Activist Claudia Brenner, one of the prominent voices against anti-gay violence. Her new book Eight Bullets: One Woman's Story of Anti-Gay Violence, (Firebrand) which she co-wrote with Hannah Ashley, is a personal account of her lover's murder and its aftermath: her path to recovery and activism. Brenner is an architect who lives in upstate New York with her lesbian family.
Novelist Albert French. He found inspiration for his first novel, "Billy" (Viking), in the true story of an 11-yr-old getting the electric chair in the 1930's. "Billy," is the story of the "legal lynching" of a ten year old boy in the deep south who inadvertently kills a white girl. French writes in "Delta" dialect, epitomizing racial hatred in America. (Interview by Marty Moss-Coane)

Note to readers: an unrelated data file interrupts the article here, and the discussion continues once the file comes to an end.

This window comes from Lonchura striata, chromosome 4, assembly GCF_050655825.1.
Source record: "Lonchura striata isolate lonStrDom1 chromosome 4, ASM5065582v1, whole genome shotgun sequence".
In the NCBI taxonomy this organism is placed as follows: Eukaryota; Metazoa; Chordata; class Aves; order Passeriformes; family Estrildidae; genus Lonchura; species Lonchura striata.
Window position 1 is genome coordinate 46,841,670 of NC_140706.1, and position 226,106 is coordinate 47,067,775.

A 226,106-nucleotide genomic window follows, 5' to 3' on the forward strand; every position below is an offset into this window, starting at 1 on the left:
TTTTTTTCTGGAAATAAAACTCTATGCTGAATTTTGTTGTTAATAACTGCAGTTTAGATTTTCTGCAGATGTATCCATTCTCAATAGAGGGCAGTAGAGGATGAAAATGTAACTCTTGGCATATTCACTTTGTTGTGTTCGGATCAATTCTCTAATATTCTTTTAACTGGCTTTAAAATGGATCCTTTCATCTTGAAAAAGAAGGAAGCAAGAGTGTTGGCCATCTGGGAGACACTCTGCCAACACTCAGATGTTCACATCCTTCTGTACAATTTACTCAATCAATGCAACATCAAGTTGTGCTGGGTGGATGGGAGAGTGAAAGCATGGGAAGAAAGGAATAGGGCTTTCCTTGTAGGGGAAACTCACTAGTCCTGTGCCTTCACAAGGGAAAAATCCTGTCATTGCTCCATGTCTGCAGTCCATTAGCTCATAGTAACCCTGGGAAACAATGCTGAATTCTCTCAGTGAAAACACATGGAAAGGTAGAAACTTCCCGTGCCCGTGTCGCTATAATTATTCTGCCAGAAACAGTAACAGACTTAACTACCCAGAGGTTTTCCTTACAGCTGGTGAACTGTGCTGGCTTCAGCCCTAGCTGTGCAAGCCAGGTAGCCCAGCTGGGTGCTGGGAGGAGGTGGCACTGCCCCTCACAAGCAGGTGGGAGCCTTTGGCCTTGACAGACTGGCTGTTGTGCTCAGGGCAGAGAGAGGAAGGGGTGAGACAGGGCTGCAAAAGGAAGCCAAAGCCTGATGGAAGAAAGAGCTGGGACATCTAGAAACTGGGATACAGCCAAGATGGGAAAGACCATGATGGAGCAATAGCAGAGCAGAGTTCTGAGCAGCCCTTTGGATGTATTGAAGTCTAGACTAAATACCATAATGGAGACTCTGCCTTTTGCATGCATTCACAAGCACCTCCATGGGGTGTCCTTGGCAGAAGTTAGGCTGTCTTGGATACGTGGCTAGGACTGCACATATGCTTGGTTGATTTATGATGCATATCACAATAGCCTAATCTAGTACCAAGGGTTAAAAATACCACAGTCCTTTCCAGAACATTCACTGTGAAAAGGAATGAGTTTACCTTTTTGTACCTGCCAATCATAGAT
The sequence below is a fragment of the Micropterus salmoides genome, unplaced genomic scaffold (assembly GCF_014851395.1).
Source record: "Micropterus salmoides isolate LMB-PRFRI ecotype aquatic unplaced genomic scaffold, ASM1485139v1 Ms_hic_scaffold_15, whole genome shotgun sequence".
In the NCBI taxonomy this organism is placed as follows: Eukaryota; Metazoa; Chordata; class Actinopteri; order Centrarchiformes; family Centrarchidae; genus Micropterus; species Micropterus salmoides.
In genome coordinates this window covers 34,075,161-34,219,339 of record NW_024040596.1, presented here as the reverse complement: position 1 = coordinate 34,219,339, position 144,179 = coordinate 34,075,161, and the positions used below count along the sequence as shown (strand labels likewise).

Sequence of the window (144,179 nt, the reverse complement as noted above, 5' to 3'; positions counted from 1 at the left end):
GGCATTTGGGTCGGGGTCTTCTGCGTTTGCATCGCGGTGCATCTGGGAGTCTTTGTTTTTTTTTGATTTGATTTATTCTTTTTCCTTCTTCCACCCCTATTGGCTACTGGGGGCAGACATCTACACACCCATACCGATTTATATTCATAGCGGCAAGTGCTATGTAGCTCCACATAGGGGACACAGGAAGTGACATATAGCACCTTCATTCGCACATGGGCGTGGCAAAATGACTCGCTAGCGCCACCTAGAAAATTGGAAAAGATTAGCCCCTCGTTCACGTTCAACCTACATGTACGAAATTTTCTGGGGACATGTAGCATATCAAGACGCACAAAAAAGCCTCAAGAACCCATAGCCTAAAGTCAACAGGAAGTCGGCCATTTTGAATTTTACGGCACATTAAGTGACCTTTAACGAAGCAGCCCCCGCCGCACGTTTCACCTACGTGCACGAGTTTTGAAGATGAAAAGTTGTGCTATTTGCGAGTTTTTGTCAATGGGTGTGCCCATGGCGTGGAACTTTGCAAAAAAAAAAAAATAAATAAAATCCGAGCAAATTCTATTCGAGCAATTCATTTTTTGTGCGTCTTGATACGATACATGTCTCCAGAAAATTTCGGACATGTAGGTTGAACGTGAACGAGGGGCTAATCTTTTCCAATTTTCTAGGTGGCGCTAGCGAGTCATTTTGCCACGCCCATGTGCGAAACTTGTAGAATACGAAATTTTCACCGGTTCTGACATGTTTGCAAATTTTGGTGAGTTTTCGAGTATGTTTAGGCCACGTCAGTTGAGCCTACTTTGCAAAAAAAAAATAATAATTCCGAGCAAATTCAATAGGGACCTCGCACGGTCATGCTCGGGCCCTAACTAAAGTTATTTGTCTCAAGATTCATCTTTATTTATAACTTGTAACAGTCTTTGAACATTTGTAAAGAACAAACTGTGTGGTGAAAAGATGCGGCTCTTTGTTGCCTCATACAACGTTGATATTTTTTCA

Humorist and reporter Calvin Trillin is staff writer for the New Yorker and a humor columnist at The Nation. Trillin recently joined the show to discuss his love of rich regional and ethnic food which he chronicled in his book "Third Helpings." His New Yorker Magazine series "U. S. Journal" ended in 1982, but a collection of 16 of his stories about murder have been collected in the book "Killings."
In her new memoir, Deborah Spungen remembers her daughter, who was the girlfriend of the Sex Pistols' bass player Sid Vicious. Vicious confessed to murdering Nancy, but died of a drug overdose before his conviction.